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Simple TTL question

Discussion in 'Electronic Basics' started by Tim Klinger, Feb 5, 2004.

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  1. Tim Klinger

    Tim Klinger Guest

    I'm building something with a 7400N quad nand chip and don't
    understand the way it's behaving. If I just power the chip (pin 14 to
    +5, pin 7 to ground), connect pins 1 and 2 to ground, and check the
    voltage at pin 3, I see something around 3V. Shouldn't I be getting
    +5V?

    I'm using the 7400 to debounce a pushbutton switch and running the
    output to a JK flip flop to make a "stateful" switch that changes
    state when the switch is pushed and released and holds that state
    until it's pushed (and released) again. It's behaving unpredictably
    and I can't figure out why. I'm obviously new to this so I'd
    appreciate any tips or advice.

    Thanks very much,
    Tim Klinger
     
  2. John Fields

    John Fields Guest

     
  3. Tim Klinger

    Tim Klinger Guest

    OK, that's good. Will 3V or so be enough to count as "high" when
    connected to the clock line of a JK flip flop?

    It's a SPDT momentary switch. I'm connecting the common pole to
    ground and each of the others to a nand gate and also to one end of a
    2.2k resistor (the other end of which is connected to +5). I'm
    connecting the output (pin 3) to the JK flip flop.

    Thanks,
    Tim
     
  4. JeffM

    JeffM Guest

    7400N quad nand chip
    Even the unused gates can affect the results.
    Start by tying all unused inputs to a definate logic state
    (connect them to the supply voltage or to ground).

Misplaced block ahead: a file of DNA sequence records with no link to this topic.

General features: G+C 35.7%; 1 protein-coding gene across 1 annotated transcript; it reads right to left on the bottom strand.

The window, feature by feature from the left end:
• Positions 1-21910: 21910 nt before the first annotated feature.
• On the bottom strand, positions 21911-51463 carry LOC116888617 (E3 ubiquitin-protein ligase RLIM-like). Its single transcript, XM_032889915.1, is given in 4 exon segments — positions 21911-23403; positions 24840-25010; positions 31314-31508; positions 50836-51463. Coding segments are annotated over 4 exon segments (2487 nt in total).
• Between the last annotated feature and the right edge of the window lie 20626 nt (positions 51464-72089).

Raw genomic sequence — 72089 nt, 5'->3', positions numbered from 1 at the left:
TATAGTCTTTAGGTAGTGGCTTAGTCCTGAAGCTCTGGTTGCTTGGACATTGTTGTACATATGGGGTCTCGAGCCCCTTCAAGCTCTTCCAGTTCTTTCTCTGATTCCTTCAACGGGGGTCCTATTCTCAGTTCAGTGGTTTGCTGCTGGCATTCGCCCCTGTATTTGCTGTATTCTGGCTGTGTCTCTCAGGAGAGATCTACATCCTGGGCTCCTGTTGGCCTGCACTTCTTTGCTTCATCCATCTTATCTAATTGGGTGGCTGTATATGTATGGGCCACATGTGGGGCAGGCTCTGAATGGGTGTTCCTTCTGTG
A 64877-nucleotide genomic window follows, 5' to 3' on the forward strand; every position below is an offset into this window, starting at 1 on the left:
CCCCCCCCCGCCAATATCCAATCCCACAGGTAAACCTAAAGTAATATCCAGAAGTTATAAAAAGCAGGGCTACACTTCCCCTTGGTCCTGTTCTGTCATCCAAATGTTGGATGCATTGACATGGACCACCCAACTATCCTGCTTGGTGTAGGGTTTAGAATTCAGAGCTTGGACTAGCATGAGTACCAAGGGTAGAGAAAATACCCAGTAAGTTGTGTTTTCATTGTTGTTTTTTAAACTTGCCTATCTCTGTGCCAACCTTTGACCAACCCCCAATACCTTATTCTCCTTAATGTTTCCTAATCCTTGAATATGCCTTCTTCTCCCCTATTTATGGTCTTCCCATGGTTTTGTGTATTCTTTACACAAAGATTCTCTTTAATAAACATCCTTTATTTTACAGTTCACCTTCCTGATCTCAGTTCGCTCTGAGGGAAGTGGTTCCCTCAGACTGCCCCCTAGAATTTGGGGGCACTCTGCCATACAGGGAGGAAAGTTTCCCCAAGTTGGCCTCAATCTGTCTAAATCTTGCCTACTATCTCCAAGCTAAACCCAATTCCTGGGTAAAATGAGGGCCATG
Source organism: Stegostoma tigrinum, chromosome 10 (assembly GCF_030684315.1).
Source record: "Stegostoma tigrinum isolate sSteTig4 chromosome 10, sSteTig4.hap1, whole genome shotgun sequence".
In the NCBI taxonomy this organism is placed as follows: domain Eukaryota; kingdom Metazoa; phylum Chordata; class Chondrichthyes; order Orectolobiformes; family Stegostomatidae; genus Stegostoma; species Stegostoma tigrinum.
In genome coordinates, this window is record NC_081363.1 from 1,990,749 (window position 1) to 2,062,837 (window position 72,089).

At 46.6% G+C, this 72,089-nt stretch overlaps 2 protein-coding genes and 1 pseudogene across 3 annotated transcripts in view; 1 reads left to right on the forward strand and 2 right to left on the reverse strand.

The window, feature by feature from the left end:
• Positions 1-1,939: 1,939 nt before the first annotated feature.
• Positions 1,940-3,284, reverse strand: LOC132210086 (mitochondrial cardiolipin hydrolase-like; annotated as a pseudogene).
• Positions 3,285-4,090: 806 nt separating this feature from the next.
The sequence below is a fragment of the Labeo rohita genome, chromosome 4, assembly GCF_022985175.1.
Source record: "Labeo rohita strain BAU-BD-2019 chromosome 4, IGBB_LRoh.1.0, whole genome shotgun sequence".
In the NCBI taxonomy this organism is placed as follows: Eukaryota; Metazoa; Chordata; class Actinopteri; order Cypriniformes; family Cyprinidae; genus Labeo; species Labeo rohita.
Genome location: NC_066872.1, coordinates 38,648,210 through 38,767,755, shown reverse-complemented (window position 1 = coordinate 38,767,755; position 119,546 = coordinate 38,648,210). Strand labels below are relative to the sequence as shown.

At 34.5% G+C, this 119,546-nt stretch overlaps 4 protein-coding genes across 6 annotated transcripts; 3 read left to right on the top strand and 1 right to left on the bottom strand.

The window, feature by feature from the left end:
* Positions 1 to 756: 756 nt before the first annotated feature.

5. If it is a TTL or LSTTL flip-flop.

    Bipolar TTL logic parts will consider anything above 2.4 volts as a
    high, and anything below 0.8 volts as a low.
     
  6. John Fields

    John Fields Guest

     
  7. w_tom

    w_tom Guest

    Voltages for logic levels is how logic families differ.
    Conventional TTL would output a logic 1 above 2.4 volts and a
    logic 0 below 0.7. Thresholds for TTL inputs defined logic
    one at something less than 2.4 and a logic zero at something
    above 0.7 volts. Sufficient margin for error.

    But if that 2.4 volt logic one from a TTL drove a CMOS
    (74C00) logic chip, then the CMOS could self destruct. CMOS
    required a logic one to be higher - something more like 3.8
    volts. A voltage sitting between 1 and 3 volts on a CMOS
    input could cause that IC to destroy itself.

    IOW verify logic one and logic zero voltage levels - both
    for inputs and outputs. These are a first difference between
    the many logic families.

    There are logic ICs designed just for debouncing switches.
    Even the famous NE555 does this function better; and using one
    chip instead of two. Just some better ideas. Finish your
    current design to better appreciate the suggestions.
     
  8. CFoley1064

    CFoley1064 Guest

    I'm building something with a 7400N quad nand chip and don't
    You've gotten quite a few answers on logic levels, but I'm wondering about your
    using the 7400 to debounce a pushbutton switch. Unless you do it right, your